“Photographs show thousands lined up at Westminster Abbey waiting to enter for prayer.”
“When I shut up the heavens so that there is no rain, or command locusts to devour the land or send a plague among my people, if my people, who are called by my name, will humble themselves and pray and seek my face and turn from their wicked ways, then I will hear from heaven, and I will forgive their sin and will heal their land” (2 Chronicles 7:13,14).
Dunkirk, the movie, with its superb acting and riveting scenes, tells of a Second World War military miracle—but fails to include the prayer story behind the miracle.
In May 1940, the German High Command had the British army encircled and were proceeding to annihilate it. The rapid advance of German forces across France and Belgium isolated British troops, leaving them vulnerable to being killed or captured. Churchill, prime minister of England, feared he’d have to announce the greatest military disaster in British history. This was a time of grave crisis.
British forces called for an evacuation of their soldiers stranded in Belgium. The only port available was Dunkirk. Churchill said, “The whole root and core and brain of the British Army … seemed about to perish upon the field or to be led into ignominious and starving captivity.”1
King George VI, in a radio speech delivered on May 24, 1940, called for a National Day of Prayer. “At this fateful hour, we turn, as our fathers before us have turned in all times of trial, to God Most High. Here in the old country, I have asked that Sunday next be observed as a day of national prayer.… Let us with one heart and soul, humbly but confidently, commit our cause to God and ask His aid … With God’s help we shall not fail.”2
Millions in the U.K. flocked to churches. Photographs show thousands lined up at Westminster Abbey waiting to enter for prayer. Queen Wilhelmina of Holland, the King and Queen of Britain, the prime minister and members of cabinet joined lords and ladies and throngs of ordinary people for prayer.
The first miracle was that German forces were only 10 miles from Dunkirk when Hitler ordered them to halt. No one knows why. Churchill surmised in his memoirs that Hitler believed his air power was superior enough to pick off the soldiers as they fled via the English Channel.
The second miracle came in the form of a violent storm that grounded squadrons of German planes. Under the cover of the storm, British troops moved to the coast, readying for evacuation.
Then came the third miracle. A great and unprecedented calm settled over the English Channel. This enabled an armada of ships, ferries and privately owned motor boats to cruise back and forth, rescuing stranded soldiers.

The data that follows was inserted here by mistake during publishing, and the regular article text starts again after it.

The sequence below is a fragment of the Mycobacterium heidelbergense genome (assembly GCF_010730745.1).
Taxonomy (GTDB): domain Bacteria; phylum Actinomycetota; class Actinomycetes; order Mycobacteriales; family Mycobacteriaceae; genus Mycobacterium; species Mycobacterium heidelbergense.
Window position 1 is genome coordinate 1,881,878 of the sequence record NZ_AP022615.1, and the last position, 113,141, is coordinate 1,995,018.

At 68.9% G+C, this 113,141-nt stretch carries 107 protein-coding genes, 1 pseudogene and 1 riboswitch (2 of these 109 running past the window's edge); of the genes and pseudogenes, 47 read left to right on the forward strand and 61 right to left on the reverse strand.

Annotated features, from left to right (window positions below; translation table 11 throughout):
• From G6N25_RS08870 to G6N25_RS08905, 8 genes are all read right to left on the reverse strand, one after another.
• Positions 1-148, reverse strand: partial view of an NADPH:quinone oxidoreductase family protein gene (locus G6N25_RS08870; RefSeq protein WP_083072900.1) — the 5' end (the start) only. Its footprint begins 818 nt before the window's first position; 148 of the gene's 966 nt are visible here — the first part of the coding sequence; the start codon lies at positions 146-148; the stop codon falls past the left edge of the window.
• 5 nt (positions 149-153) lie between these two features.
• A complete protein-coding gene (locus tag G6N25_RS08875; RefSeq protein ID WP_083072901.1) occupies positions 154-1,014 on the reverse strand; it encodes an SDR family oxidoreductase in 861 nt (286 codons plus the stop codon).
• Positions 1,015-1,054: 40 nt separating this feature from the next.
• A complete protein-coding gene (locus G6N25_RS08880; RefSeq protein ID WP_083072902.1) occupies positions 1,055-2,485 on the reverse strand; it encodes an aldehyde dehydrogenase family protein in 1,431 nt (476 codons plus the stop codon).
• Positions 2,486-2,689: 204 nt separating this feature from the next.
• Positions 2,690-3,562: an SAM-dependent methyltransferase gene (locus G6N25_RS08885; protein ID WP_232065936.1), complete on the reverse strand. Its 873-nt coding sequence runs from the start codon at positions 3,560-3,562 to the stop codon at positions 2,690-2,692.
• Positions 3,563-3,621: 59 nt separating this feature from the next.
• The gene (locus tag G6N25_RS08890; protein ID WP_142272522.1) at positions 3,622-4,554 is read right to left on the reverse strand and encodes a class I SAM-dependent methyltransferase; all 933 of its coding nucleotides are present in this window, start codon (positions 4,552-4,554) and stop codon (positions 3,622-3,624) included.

Douglas Bader, a British pilot, describes the scene this way: “The sea from Dunkirk to Dover during these days of the evacuation looked like any coastal road in England on a bank holiday. It was solid with shipping. One felt one could walk across without getting one's feet wet, or that's what it looked like from the air. There were naval escort vessels, sailing dinghies, rowing-boats, paddle-steamers, indeed every floating device known in this country. They were all taking British soldiers from Dunkirk back home.”3
At the outset of the evacuation plan, the British expected to rescue between 20,000 and 30,000 soldiers, leaving the rest stranded. Churchill reported to Parliament that 335,000 men had been “carried out of the jaws of death and shame to their native land” in what could only be called “a miracle of deliverance.”
A day of national thanksgiving was held on Sunday, June 9. In many churches, choirs and congregations sang a psalm that many said was written for such a time as this.
“If the Lord had not been on our side—let Israel say—if the Lord had not been on our side when people attacked us, they would have swallowed us alive when their anger flared against us; the flood would have engulfed us, the torrent would have swept over us, the raging waters would have swept us away. Praise be to the Lord, who has not let us be torn by their teeth. We have escaped like a bird from the fowler’s snare; the snare has been broken, and we have escaped. Our help is in the name of the Lord, the Maker of heaven and earth” (Psalm 124).
Several times throughout the war, days were set aside for national prayer. Looking back on those times, the Bishop of Chelmsford, Dr. H. A. Wilson, wrote, “If ever a great nation was on the point of supreme and final disaster, and yet was saved and reinstated, it was ourselves … it does not require an exceptionally religious mind to detect in all this the Hand of God.”4
The God who piled up the waters of the Red Sea for the nation of Israel will still perform miracles of redemption for nations who humble themselves and pray.
Rose McCormick Brandon is the author of One Good Word Makes all the Difference and Promises of Home – Stories of Canada’s British Home Children. You can read more of her writing by visiting her website: http://writingfromtheheart.webs.com.
- Winston Churchill, “We Shall Fight on the Beaches,” June 4, 1940, The International Churchill Society, accessed August 25, 2017, https://www.winstonchurchill.org/resources/speeches/1940-the-finest-hour/we-shall-fight-on-the-beaches.
2King George VI’s Empire Day Address, May 24, 1940, Sound Recording #2173225, National Archives Catalog, accessed August 25, 2017, https://catalog.archives.gov/id/2173225.
Douglas Bader, Fight for the Sky (Barnsley, South Yorkshire: Pen & Sword Books Ltd., 2003), 15.
John Willans, “National Day of Prayer at the time of Dunkirk 1940,” Anglican INK, June 8, 2015, accessed August 25, 2017, http://www.anglican.ink/article/national-day-prayer-time-dunkirk-1940.
Image ©istockphoto.com. This article appeared in the November/December 2017 issue of testimony
, the bimonthly publication of The Pentecostal Assemblies of Canada.